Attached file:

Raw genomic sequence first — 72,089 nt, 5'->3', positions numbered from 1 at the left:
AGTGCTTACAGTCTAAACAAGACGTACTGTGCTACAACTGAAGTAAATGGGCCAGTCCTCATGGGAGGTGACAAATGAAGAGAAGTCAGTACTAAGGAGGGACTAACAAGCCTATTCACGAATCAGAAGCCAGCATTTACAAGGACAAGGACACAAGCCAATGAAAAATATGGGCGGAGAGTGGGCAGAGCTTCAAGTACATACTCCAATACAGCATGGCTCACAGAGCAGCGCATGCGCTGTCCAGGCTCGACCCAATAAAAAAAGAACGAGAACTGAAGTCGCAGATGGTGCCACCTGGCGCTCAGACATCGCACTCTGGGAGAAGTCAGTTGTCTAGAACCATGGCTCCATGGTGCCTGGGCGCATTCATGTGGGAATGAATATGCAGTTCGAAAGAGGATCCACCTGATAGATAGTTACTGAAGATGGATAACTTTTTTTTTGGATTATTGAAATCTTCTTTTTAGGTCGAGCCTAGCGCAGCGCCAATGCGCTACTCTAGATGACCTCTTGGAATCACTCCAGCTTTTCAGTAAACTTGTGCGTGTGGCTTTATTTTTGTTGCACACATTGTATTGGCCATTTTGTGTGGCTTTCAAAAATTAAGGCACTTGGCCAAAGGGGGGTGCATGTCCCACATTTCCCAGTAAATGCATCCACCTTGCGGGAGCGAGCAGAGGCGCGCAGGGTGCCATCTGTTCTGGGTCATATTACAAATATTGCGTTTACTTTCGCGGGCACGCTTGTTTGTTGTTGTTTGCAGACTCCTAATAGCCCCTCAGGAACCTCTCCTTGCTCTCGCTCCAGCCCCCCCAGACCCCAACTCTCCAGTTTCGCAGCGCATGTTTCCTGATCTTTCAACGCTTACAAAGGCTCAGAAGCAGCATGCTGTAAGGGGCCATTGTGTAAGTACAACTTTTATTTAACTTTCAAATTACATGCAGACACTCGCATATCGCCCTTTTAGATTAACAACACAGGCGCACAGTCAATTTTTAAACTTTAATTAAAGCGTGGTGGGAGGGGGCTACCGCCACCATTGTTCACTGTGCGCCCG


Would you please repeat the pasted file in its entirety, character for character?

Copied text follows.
Raw genomic sequence first — 72,089 nt, 5'->3', positions numbered from 1 at the left:
AGTGCTTACAGTCTAAACAAGACGTACTGTGCTACAACTGAAGTAAATGGGCCAGTCCTCATGGGAGGTGACAAATGAAGAGAAGTCAGTACTAAGGAGGGACTAACAAGCCTATTCACGAATCAGAAGCCAGCATTTACAAGGACAAGGACACAAGCCAATGAAAAATATGGGCGGAGAGTGGGCAGAGCTTCAAGTACATACTCCAATACAGCATGGCTCACAGAGCAGCGCATGCGCTGTCCAGGCTCGACCCAATAAAAAAAGAACGAGAACTGAAGTCGCAGATGGTGCCACCTGGCGCTCAGACATCGCACTCTGGGAGAAGTCAGTTGTCTAGAACCATGGCTCCATGGTGCCTGGGCGCATTCATGTGGGAATGAATATGCAGTTCGAAAGAGGATCCACCTGATAGATAGTTACTGAAGATGGATAACTTTTTTTTTGGATTATTGAAATCTTCTTTTTAGGTCGAGCCTAGCGCAGCGCCAATGCGCTACTCTAGATGACCTCTTGGAATCACTCCAGCTTTTCAGTAAACTTGTGCGTGTGGCTTTATTTTTGTTGCACACATTGTATTGGCCATTTTGTGTGGCTTTCAAAAATTAAGGCACTTGGCCAAAGGGGGGTGCATGTCCCACATTTCCCAGTAAATGCATCCACCTTGCGGGAGCGAGCAGAGGCGCGCAGGGTGCCATCTGTTCTGGGTCATATTACAAATATTGCGTTTACTTTCGCGGGCACGCTTGTTTGTTGTTGTTTGCAGACTCCTAATAGCCCCTCAGGAACCTCTCCTTGCTCTCGCTCCAGCCCCCCCAGACCCCAACTCTCCAGTTTCGCAGCGCATGTTTCCTGATCTTTCAACGCTTACAAAGGCTCAGAAGCAGCATGCTGTAAGGGGCCATTGTGTAAGTACAACTTTTATTTAACTTTCAAATTACATGCAGACACTCGCATATCGCCCTTTTAGATTAACAACACAGGCGCACAGTCAATTTTTAAACTTTAATTAAAGCGTGGTGGGAGGGGGCTACCGCCACCATTGTTCACTGTGCGCCCG